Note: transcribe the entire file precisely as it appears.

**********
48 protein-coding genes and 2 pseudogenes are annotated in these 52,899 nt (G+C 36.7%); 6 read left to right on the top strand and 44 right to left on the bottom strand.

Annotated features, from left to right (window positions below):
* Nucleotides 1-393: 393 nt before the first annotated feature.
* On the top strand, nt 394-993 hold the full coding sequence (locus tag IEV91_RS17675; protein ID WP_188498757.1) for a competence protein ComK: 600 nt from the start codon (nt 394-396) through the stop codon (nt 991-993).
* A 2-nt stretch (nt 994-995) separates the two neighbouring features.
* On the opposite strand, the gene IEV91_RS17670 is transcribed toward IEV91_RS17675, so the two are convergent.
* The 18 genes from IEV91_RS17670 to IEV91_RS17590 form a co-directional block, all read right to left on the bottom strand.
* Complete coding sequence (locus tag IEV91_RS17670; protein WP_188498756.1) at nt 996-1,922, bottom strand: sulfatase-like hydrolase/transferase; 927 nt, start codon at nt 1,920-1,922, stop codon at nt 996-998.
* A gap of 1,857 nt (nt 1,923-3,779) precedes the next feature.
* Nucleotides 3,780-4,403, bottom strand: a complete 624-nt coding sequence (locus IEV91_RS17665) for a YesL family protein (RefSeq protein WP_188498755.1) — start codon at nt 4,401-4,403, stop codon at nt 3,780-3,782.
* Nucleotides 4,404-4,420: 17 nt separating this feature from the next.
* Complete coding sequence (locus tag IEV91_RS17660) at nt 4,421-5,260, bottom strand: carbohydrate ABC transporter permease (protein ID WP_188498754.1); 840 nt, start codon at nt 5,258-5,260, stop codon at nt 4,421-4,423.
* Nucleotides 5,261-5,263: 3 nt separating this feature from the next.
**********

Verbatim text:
48 protein-coding genes and 2 pseudogenes are annotated in these 52,899 nt (G+C 36.7%); 6 read left to right on the top strand and 44 right to left on the bottom strand.

Annotated features, from left to right (window positions below):
* Nucleotides 1-393: 393 nt before the first annotated feature.
* On the top strand, nt 394-993 hold the full coding sequence (locus tag IEV91_RS17675; protein ID WP_188498757.1) for a competence protein ComK: 600 nt from the start codon (nt 394-396) through the stop codon (nt 991-993).
* A 2-nt stretch (nt 994-995) separates the two neighbouring features.
* On the opposite strand, the gene IEV91_RS17670 is transcribed toward IEV91_RS17675, so the two are convergent.
* The 18 genes from IEV91_RS17670 to IEV91_RS17590 form a co-directional block, all read right to left on the bottom strand.
* Complete coding sequence (locus tag IEV91_RS17670; protein WP_188498756.1) at nt 996-1,922, bottom strand: sulfatase-like hydrolase/transferase; 927 nt, start codon at nt 1,920-1,922, stop codon at nt 996-998.
* A gap of 1,857 nt (nt 1,923-3,779) precedes the next feature.
* Nucleotides 3,780-4,403, bottom strand: a complete 624-nt coding sequence (locus IEV91_RS17665) for a YesL family protein (RefSeq protein WP_188498755.1) — start codon at nt 4,401-4,403, stop codon at nt 3,780-3,782.
* Nucleotides 4,404-4,420: 17 nt separating this feature from the next.
* Complete coding sequence (locus tag IEV91_RS17660) at nt 4,421-5,260, bottom strand: carbohydrate ABC transporter permease (protein ID WP_188498754.1); 840 nt, start codon at nt 5,258-5,260, stop codon at nt 4,421-4,423.
* Nucleotides 5,261-5,263: 3 nt separating this feature from the next.